Geographies of confinement : America's carceral bulwark, 1973-2022

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2022-11-28

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Barber, Judson Grant

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Abstract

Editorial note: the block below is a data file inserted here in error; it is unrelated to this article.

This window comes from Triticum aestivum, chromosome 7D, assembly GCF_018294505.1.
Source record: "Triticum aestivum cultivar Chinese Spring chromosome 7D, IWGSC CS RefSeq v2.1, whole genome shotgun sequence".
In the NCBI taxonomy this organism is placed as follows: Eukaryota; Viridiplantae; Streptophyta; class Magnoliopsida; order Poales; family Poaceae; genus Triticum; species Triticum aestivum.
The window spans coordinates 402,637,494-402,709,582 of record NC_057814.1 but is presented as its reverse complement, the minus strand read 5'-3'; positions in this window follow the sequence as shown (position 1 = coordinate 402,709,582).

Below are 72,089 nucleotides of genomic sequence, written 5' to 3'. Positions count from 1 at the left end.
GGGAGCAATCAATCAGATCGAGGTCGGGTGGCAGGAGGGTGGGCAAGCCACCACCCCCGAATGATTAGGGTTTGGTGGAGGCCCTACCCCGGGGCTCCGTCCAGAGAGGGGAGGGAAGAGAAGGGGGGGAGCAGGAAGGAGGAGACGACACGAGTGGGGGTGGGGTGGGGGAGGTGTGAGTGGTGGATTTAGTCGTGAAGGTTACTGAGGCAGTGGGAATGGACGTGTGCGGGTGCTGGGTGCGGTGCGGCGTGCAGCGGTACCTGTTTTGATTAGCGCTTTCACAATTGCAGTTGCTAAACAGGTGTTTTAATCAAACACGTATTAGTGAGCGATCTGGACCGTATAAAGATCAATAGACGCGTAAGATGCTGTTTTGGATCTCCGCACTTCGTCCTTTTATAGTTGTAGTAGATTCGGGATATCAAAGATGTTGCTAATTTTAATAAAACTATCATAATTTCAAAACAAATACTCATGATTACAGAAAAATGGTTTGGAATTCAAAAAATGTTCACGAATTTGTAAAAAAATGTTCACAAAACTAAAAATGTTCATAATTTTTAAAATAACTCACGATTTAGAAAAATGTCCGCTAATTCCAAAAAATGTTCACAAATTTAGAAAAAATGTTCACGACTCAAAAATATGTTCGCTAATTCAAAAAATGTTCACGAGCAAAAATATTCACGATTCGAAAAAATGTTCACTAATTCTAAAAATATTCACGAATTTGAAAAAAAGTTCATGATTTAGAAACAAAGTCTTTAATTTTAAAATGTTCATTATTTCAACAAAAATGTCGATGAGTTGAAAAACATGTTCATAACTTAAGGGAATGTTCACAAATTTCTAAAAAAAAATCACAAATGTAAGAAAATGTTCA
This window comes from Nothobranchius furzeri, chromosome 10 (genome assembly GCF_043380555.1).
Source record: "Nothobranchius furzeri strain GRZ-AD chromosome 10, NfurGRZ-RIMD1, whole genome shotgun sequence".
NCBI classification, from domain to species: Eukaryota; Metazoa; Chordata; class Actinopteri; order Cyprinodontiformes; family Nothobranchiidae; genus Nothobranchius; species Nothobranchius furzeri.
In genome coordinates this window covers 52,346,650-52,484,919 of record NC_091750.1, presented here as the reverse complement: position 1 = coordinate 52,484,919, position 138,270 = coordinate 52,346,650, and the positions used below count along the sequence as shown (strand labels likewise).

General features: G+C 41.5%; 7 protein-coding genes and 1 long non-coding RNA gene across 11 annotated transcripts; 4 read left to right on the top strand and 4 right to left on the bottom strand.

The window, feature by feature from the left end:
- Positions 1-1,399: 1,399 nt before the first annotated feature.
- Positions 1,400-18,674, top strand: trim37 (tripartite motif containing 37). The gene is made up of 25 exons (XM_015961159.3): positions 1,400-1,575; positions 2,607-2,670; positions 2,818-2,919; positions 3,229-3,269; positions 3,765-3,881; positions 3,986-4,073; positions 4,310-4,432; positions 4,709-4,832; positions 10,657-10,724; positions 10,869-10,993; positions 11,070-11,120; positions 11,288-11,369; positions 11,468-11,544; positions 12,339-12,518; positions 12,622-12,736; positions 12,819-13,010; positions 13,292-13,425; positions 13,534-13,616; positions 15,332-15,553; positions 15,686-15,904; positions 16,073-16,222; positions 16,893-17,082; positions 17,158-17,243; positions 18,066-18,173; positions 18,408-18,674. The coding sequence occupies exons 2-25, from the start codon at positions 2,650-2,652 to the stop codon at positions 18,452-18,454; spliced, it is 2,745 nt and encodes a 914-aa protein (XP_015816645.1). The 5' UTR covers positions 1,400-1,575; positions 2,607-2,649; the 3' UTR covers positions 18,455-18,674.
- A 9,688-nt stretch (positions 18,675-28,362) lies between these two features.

This study examines two distinct planes along which prisons have become naturalized in the United States during the late twentieth and early twenty-first centuries, paying special attention to the ways in which the carceral institution has been used to generate capital value. Focusing on museums and tourist attractions, narrative fiction, visual media, and real estate development in rural California, this study considers the prison’s novel importance to the cultural and economic function and survival of the state and nation at-large. The proliferation of the prison, in both real space and the cultural imaginary, has produced barriers to abolition that now appear indestructible and insurmountable. The primary attempt in this study is to demonstrate why and where these barriers now exist, and to consider what cultural and economic revolutions must occur for the prison to be supplanted by more productive, equitable, and just alternatives as activists and academics have championed for decades. The prison, like taxes or insurance, is one of many things we have come to assume the existence and necessity of in American culture. This assumption is so deeply rooted that we’ve lost the ability to analyze its integrity objectively and critically. This interdisciplinary project contributes to discourses in cultural geography, museum studies, and carceral studies by examining the prison as a broad cultural event rather than as a narrow social or political issue, locating the crux of abolition most prominently in economic dependence and cultural assumption.

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